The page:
Minnesota v. Barber
Annotate this Case
136 U.S. 313 (1890)
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U.S. Supreme Court
Minnesota v. Barber, 136 U.S. 313 (1890)
Minnesota v. Barber
Argued January 14-15, 1890
Decided May 19, 1890
136 U.S. 313
The statute of Minnesota approved April 16, 1889, entitled
"An act for the protection of the public health by providing for inspection, before slaughtering, of cattle, sheep and swine designed for slaughter for human food,"
is unconstitutional and void so far as it requires, as a condition of sales in Minnesota of fresh beef, veal, mutton, lamb or pork, for human food, that the animals from which such meats are taken shall have been inspected in that state before being slaughtered.
In whatever language a statute may be framed, its purpose must be determined by its natural and reasonable effect, and the presumption that it was enacted in good faith for the purpose expressed in the title cannot control the determination of the question whether it is or is not repugnant to the Constitution of the United States.
This statute of Minnesota, by its necessary operation, practically excludes from the Minnesota market all fresh beef, veal, mutton, lamb, or pork, in whatever form and although entirely sound, healthy, and fit for human food, taken from animals slaughtered in other states, and as it thus directly tends to restrict the slaughtering of animals whose meat is to be sold in Minnesota for human food to those engaged in such business in that state, it makes such discrimination against the products and business of other states in favor of the products and business of Minnesota, as interferes with and burdens commerce among the several states.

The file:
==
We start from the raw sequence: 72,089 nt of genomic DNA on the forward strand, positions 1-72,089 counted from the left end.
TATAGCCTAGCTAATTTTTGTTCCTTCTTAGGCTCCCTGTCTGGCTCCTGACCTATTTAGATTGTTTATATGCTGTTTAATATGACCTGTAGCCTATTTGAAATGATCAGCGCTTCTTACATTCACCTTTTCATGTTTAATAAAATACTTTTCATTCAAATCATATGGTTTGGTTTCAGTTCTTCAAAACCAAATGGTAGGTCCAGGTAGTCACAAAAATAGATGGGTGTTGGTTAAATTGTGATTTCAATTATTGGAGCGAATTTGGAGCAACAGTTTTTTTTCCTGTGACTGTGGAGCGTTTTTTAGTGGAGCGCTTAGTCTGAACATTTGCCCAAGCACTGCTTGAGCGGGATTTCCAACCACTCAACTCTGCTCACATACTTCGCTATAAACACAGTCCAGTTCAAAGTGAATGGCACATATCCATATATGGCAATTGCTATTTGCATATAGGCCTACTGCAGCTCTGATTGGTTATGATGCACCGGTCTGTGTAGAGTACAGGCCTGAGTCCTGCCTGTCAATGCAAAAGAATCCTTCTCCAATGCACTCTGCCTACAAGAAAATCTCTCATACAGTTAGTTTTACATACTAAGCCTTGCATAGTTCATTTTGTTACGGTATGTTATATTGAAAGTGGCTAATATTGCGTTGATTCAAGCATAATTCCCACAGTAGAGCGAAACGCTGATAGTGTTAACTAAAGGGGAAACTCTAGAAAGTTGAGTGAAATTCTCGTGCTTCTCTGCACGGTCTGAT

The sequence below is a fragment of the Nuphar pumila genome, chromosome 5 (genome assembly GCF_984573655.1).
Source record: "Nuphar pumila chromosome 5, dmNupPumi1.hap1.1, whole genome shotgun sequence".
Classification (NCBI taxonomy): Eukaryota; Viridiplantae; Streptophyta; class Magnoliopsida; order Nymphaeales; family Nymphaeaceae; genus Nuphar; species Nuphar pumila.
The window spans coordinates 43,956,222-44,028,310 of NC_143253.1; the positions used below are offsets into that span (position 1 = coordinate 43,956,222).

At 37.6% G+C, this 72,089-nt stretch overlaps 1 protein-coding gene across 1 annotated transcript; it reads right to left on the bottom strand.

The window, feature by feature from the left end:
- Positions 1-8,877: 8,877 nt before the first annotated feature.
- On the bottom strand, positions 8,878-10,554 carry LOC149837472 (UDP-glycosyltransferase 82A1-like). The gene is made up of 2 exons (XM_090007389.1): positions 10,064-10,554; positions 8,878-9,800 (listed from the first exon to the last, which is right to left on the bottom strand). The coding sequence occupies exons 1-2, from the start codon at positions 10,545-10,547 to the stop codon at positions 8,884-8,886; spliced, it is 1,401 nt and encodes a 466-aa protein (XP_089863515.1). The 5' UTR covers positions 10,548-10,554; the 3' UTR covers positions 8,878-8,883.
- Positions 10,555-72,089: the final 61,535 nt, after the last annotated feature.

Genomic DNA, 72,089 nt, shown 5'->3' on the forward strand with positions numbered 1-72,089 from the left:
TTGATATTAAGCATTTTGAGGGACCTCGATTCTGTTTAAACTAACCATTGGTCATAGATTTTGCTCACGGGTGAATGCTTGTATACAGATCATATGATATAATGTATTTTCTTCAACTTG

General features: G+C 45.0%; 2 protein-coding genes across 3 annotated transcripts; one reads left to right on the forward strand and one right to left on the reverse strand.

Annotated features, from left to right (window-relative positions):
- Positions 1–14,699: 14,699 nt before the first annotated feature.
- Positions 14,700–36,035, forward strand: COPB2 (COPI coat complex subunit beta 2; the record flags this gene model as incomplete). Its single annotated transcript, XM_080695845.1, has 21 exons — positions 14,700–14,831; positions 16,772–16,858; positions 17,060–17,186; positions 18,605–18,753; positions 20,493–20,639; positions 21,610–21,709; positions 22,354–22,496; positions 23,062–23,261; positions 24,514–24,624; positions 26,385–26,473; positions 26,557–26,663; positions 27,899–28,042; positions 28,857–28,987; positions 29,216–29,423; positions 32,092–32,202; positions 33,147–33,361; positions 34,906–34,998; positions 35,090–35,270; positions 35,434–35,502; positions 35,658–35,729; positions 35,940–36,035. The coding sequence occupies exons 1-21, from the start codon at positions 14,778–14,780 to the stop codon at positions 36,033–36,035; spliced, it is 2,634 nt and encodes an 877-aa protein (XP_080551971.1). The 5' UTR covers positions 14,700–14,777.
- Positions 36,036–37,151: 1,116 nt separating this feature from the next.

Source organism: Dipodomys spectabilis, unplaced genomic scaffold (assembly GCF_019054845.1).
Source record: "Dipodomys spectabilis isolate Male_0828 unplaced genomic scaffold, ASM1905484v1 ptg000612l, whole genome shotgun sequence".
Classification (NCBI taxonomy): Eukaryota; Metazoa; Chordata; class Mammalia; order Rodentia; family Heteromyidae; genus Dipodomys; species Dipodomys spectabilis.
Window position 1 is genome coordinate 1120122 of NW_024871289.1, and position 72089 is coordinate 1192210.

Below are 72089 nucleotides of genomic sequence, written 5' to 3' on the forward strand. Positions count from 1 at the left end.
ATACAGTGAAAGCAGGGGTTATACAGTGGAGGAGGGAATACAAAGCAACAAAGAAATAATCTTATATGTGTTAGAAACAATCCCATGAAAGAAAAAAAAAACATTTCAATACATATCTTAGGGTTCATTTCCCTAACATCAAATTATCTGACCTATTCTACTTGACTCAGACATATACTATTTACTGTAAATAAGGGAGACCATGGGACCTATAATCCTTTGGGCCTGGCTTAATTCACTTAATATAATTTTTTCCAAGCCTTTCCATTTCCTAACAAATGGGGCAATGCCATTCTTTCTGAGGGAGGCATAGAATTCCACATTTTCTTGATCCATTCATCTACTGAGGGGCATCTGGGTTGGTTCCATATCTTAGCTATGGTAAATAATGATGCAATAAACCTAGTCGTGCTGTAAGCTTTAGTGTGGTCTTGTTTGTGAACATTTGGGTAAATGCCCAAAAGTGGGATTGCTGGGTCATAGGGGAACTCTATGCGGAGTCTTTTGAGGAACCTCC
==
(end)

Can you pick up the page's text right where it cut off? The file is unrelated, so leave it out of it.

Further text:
A law providing for the inspection of animals whose meats are designed for human food cannot be regarded as a rightful exertion of the police power of the state if the inspection prescribed is of such a character, or is burdened with such conditions, as will prevent the introduction into the sound meats the product of animals slaughtered in other states.
A burden imposed upon interstate commerce is not to be sustained simply because the statute imposing it applies alike to the people of all the states, including the people of the state enacting it.
This was a petition for a writ of habeas corpus. The petitioner had been convicted of a violation of the statute of Minnesota respecting the inspection of fresh meats which will be found at length in the opinion of the Court, post, 136 U. S. 318. The
State of Indiana having passed a similar statute, counsel intervened on behalf of that state and took part in the argument of this case. The Indiana statute will be found in the margin. * The petitioner was discharged from custody, the court below holding the act to be an unconstitutional interference with commerce among the states. The state took this appeal.